CLEVELAND, Ohio — Childcare in the United States is expensive. In fact, it’s some of the most expensive in the world, and it’s become an enormous burden on working families.
For many American parents, the offer of inexpensive, high-quality childcare accessible to everyone would be a dream come true. So what’s standing in the way? The cost?
Although that’s what many an American politician has claimed, our Canadian neighbors say otherwise.
The Canadian province of Quebec has had universal childcare since 1997, costing families a mere $8 per day (just under $6 in U.S. dollars), and after 25 years of scrutiny, economists say the system not only pays for itself; it actually makes money.
You read that right. It doesn’t cost taxpayers a penny. It generates revenue. And what’s more, the publicly funded childcare centers are consistently of higher quality than private ones. So much so that families are leaving the competing system of private childcare centers for public ones, and the government is taking them over.
If that surprises you, you aren’t alone. A few Canadian economists had to eat crow too.
“Private markets for childcare have unfortunately been a failure,” wrote Pierre Fortin, emeritus professor of economics at the University of Quebec at Montreal and former president of the Canadian Economics Association in a 2021 op-ed for the Canadian newspaper Daily Globe and Mail.
Adding parenthetically, “That’s hard to admit for me, given I’ve spent my entire career promoting market-based solutions to economic problems, but that’s how it is.”
At the time Fortin wrote that, Chrystia Freeland, the Canadian Minister of Finance, had just announced her plan to expand the universal childcare model that was so successful in Quebec to all of Canada, effectively changing a for-profit childcare system much like we have in the United States, to the government-subsidized model like they have had in Quebec for the past 25 years.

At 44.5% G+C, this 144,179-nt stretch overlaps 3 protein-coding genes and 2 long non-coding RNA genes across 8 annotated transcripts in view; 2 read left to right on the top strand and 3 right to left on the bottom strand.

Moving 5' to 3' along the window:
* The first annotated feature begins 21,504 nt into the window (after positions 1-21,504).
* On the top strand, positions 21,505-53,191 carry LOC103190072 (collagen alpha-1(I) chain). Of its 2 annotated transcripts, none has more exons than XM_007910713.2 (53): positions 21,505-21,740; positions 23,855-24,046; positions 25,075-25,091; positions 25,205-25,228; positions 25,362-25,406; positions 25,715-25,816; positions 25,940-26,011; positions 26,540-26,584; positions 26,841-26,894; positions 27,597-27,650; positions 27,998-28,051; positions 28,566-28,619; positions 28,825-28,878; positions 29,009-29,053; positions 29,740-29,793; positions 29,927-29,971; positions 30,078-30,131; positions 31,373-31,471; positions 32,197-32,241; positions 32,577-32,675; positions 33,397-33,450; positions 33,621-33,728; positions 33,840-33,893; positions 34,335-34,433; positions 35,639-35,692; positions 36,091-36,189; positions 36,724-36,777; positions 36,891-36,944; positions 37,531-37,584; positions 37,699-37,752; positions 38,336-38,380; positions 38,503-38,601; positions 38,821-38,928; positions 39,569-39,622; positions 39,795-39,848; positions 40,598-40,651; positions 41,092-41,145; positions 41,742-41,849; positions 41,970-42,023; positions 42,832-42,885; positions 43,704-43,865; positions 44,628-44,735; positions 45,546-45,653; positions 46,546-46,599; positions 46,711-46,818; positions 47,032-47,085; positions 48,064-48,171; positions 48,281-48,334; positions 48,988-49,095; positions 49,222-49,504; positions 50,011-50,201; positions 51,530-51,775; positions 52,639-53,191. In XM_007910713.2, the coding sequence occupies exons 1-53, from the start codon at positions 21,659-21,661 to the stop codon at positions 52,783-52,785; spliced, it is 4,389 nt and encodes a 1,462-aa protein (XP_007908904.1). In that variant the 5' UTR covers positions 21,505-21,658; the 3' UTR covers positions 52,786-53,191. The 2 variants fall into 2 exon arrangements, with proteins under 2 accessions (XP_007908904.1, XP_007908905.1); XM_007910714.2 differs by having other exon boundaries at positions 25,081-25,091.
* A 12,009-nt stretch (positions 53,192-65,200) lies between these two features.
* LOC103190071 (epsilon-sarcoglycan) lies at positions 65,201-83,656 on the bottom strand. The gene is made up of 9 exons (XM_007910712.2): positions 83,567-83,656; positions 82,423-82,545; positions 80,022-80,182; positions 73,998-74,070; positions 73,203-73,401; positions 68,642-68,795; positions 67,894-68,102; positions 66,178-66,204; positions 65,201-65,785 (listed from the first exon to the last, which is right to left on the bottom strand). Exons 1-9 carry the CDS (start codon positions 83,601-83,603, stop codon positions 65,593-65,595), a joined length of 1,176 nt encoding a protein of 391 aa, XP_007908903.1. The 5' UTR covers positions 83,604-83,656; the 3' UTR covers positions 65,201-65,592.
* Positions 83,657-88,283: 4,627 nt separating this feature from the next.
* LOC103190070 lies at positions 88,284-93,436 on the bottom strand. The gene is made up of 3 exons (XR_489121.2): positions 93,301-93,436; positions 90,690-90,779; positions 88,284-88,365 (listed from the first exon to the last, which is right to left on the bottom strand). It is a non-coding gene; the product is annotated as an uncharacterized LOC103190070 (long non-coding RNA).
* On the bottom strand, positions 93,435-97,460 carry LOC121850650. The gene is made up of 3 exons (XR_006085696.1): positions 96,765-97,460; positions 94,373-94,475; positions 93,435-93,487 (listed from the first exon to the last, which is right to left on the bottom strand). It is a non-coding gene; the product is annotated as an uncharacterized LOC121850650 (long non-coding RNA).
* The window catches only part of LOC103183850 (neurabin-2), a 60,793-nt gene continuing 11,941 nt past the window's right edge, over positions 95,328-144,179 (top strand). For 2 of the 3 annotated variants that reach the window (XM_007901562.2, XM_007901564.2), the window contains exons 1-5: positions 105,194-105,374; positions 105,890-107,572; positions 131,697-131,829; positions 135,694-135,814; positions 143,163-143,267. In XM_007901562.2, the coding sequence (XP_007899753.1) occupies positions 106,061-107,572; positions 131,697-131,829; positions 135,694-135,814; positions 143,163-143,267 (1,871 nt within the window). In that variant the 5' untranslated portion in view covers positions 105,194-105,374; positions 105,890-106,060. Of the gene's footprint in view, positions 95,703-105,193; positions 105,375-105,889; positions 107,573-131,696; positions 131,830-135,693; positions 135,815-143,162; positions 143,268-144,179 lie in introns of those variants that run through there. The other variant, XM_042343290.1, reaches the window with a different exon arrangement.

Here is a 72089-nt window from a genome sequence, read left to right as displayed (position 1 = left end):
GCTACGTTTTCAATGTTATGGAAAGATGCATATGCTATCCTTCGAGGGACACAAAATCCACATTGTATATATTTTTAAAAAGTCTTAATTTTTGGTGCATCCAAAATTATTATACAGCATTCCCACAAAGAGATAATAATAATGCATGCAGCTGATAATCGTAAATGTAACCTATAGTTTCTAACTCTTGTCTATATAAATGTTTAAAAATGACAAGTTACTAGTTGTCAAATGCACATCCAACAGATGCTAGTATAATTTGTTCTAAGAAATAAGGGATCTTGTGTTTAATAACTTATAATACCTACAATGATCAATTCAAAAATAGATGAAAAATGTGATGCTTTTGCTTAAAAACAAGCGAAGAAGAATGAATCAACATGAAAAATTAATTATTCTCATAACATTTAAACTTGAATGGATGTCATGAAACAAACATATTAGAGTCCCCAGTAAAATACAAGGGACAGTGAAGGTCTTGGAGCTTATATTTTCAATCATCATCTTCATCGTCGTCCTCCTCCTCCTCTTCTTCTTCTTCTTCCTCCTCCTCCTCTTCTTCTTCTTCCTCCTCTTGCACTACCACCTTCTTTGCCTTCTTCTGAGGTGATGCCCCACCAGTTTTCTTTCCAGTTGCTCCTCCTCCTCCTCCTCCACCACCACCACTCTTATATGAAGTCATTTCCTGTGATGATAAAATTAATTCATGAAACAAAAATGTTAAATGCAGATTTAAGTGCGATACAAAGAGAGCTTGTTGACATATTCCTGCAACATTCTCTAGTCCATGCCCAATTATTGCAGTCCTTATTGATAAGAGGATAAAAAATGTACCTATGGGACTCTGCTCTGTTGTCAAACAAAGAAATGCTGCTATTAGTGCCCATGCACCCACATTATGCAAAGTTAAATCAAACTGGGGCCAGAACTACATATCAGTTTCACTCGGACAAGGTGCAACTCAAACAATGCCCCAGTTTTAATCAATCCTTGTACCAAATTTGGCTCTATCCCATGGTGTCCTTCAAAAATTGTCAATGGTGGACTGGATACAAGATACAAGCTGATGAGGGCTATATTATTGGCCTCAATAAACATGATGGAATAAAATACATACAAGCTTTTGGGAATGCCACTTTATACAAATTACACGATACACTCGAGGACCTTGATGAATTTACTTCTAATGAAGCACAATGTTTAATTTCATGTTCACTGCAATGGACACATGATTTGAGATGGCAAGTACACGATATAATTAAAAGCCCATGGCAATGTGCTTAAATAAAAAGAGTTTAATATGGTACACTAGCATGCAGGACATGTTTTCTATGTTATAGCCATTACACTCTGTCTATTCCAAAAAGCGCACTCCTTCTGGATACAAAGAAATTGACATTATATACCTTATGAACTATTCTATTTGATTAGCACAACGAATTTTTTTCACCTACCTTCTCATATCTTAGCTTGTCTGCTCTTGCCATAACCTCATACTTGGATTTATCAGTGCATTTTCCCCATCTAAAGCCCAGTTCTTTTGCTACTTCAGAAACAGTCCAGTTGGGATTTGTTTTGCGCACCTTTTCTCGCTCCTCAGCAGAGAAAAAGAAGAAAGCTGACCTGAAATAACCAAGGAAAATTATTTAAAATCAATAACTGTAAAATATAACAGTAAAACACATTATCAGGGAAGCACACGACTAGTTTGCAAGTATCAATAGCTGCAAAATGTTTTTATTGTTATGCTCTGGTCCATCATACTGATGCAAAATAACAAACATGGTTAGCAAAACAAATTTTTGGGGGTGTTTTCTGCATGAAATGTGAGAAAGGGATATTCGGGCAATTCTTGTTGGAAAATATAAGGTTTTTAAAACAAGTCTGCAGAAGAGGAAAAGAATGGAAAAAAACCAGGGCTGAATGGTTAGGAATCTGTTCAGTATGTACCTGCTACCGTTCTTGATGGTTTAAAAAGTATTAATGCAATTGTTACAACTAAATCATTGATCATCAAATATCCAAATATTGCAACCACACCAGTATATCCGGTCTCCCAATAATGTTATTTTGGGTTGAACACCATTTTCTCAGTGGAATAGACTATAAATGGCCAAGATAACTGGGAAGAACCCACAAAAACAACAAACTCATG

Since then, Canada has divvied up C$30 billion in initial funding amongst its provinces with the goal of creating 250,000 new childcare spaces that will cost parents only C$10 a day by March 2026. Currently midway through the transition, parents received a 25% rebate in 2022. That rebate increased to 50% in 2023 will continue to increase until the goal of C$10 per day per child (just over $7 U.S.) is reached in 2026.
It’s a plan the women (and men) of Canada’s liberal party had been pushing for years without success, said Gordon Cleveland, economist and Associate Professor Emeritus at the Department of Management, University of Toronto Scarborough.
“Women in all parties had been quite favorable to moves on childcare for years, but with the boys running the show it really hadn’t come to the top of the pile yet,” said Cleveland.
That is, until COVID-19 demonstrated how crippling the loss of childcare could be to women, families and the economy. While childcare centers in the U.S. and across Canada shuttered, those in Quebec not only managed to stay open, but thrived, paving the way for Freeland to reintroduce the idea.
“She said, this is a good idea, let’s mimic what they’ve got in Quebec, let’s finally put money forward,” Cleveland said.
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